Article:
- The Washington Times - Monday, May 21, 2018

Former President Barack Obama and Michelle Obama have been an emphatic public presence since they departed the White House on the afternoon of Jan. 20, 2017. The website BarackObama.com has been rebranded as “The Office of Barack and Michelle Obama,” offering a clear point of contact, a built-in video titled “We Love You Back” and a takeaway message that states “change — big change — takes many years.”

The nonprofit Obama Foundation is busy indeed supporting the Barack Obama Presidential Center, the My Brother’s Keeper Alliance and an international outreach which includes grass-roots training, community organization, fellowships, internships and multiple public programs for assorted demographics.

The Obama’s trajectory has now entered the creative realm. They have founded another organization called Higher Ground Productions — and with good reason. On Monday, the couple signed a multiyear “storytelling” contract with online video giant Netflix to produce original programming for a built-in, loyal audience of 125 million subscribers in 190 countries.

The announcement immediately trended nationally on Twitter, with pro-Obama fans rejoicing and pro-Trump or conservative factions suggesting the public cancel their subscriptions to Netflix.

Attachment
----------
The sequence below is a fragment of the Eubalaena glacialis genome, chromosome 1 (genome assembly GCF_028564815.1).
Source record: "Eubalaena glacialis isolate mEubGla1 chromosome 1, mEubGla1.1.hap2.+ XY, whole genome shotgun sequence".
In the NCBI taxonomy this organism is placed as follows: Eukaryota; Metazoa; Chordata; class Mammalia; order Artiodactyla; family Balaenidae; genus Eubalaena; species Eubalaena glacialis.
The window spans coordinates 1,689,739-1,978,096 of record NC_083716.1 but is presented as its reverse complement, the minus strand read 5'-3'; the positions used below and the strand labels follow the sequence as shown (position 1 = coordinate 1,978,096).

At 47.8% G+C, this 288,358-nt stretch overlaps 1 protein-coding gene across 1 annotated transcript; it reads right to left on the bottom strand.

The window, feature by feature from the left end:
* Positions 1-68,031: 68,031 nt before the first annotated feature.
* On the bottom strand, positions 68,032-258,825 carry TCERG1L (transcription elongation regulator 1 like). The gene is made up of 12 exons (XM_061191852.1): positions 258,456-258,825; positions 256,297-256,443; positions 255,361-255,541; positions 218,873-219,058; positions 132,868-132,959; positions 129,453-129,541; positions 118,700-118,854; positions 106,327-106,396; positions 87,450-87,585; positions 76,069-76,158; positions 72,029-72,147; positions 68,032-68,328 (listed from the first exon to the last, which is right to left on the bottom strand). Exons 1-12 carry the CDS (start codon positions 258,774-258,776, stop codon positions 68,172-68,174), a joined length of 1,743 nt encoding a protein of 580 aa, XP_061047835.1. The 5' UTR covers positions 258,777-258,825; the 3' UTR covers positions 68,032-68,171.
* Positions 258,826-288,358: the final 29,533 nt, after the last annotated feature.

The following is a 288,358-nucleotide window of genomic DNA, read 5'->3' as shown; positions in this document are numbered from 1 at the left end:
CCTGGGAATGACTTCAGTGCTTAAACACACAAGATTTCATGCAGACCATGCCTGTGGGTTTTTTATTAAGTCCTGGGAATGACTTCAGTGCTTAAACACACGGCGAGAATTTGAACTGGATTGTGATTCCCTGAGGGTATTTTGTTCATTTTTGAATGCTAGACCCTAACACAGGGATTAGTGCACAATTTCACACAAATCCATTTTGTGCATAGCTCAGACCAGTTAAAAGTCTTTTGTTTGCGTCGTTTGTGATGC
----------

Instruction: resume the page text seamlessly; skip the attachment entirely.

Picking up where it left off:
“It’s must-flee TV,” wrote one critic, while another suggested, “It’s no longer Netflix” and a third declared that the alliance was “the deep state further infiltrating the entertainment industry.” The hashtag #BoycottNetflix also re-entered the fray. It was previously employed in March following the appointment of Susan Rice — former U.N. ambassador and national security adviser to Mr. Obama — to the Netflix board of directors.

Meanwhile, the creative power-couple are emphasizing the noble side of things, with not a mention of politics.

“One of the simple joys of our time in public service was getting to meet so many fascinating people from all walks of life, and to help them share their experiences with a wider audience. That’s why Michelle and I are so excited to partner with Netflix — we hope to cultivate and curate the talented, inspiring, creative voices who are able to promote greater empathy and understanding between peoples, and help them share their stories with the entire world,” Mr. Obama said in a statement.

Netflix chief content officer Ted Sarandos said the globally recognized couple “are uniquely positioned to discover and highlight stories of people who make a difference in their communities and strive to change the world for the better.”


Those who fiercely uphold pro-life beliefs will gather in the nation’s capital Tuesday to celebrate the champions of the cause. President Trump is the keynote speaker at the event, expected to draw 800 people at a historic venue not 10 blocks from the White House.

“President Trump is governing as the most pro-life president in our nation’s history. He has diligently and successfully gone about fulfilling his promises to the pro-life voters who worked so hard to elect him, and it has been a privilege to stand with him to defend the innocent unborn,” says Marjorie Dannenfelser president of the Susan B. Anthony List, the interest group which organized the 11th annual Campaign for Life event — for which this year’s theme is “Worth Fighting For.”